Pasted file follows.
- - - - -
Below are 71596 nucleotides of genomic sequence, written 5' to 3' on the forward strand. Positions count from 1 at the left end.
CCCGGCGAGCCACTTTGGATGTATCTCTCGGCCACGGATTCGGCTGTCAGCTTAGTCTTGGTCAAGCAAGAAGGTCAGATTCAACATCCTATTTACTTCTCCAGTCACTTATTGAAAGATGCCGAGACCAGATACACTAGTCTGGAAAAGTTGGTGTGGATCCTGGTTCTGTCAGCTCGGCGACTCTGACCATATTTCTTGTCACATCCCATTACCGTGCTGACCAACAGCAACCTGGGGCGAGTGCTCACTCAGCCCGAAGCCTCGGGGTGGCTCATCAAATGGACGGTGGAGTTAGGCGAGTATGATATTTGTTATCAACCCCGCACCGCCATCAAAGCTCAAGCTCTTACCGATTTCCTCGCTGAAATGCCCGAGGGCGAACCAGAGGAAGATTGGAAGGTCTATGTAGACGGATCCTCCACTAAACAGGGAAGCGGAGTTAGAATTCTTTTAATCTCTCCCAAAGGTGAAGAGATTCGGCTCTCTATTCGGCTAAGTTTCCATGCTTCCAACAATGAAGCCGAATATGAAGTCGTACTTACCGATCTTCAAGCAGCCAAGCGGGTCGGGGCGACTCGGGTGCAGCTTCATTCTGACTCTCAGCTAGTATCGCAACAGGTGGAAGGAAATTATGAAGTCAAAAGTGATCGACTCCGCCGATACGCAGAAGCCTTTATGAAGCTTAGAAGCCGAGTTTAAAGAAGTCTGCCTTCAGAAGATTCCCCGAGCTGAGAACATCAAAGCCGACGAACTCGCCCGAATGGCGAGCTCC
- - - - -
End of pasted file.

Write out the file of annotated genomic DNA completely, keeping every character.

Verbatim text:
Below are 71596 nucleotides of genomic sequence, written 5' to 3' on the forward strand. Positions count from 1 at the left end.
CCCGGCGAGCCACTTTGGATGTATCTCTCGGCCACGGATTCGGCTGTCAGCTTAGTCTTGGTCAAGCAAGAAGGTCAGATTCAACATCCTATTTACTTCTCCAGTCACTTATTGAAAGATGCCGAGACCAGATACACTAGTCTGGAAAAGTTGGTGTGGATCCTGGTTCTGTCAGCTCGGCGACTCTGACCATATTTCTTGTCACATCCCATTACCGTGCTGACCAACAGCAACCTGGGGCGAGTGCTCACTCAGCCCGAAGCCTCGGGGTGGCTCATCAAATGGACGGTGGAGTTAGGCGAGTATGATATTTGTTATCAACCCCGCACCGCCATCAAAGCTCAAGCTCTTACCGATTTCCTCGCTGAAATGCCCGAGGGCGAACCAGAGGAAGATTGGAAGGTCTATGTAGACGGATCCTCCACTAAACAGGGAAGCGGAGTTAGAATTCTTTTAATCTCTCCCAAAGGTGAAGAGATTCGGCTCTCTATTCGGCTAAGTTTCCATGCTTCCAACAATGAAGCCGAATATGAAGTCGTACTTACCGATCTTCAAGCAGCCAAGCGGGTCGGGGCGACTCGGGTGCAGCTTCATTCTGACTCTCAGCTAGTATCGCAACAGGTGGAAGGAAATTATGAAGTCAAAAGTGATCGACTCCGCCGATACGCAGAAGCCTTTATGAAGCTTAGAAGCCGAGTTTAAAGAAGTCTGCCTTCAGAAGATTCCCCGAGCTGAGAACATCAAAGCCGACGAACTCGCCCGAATGGCGAGCTCC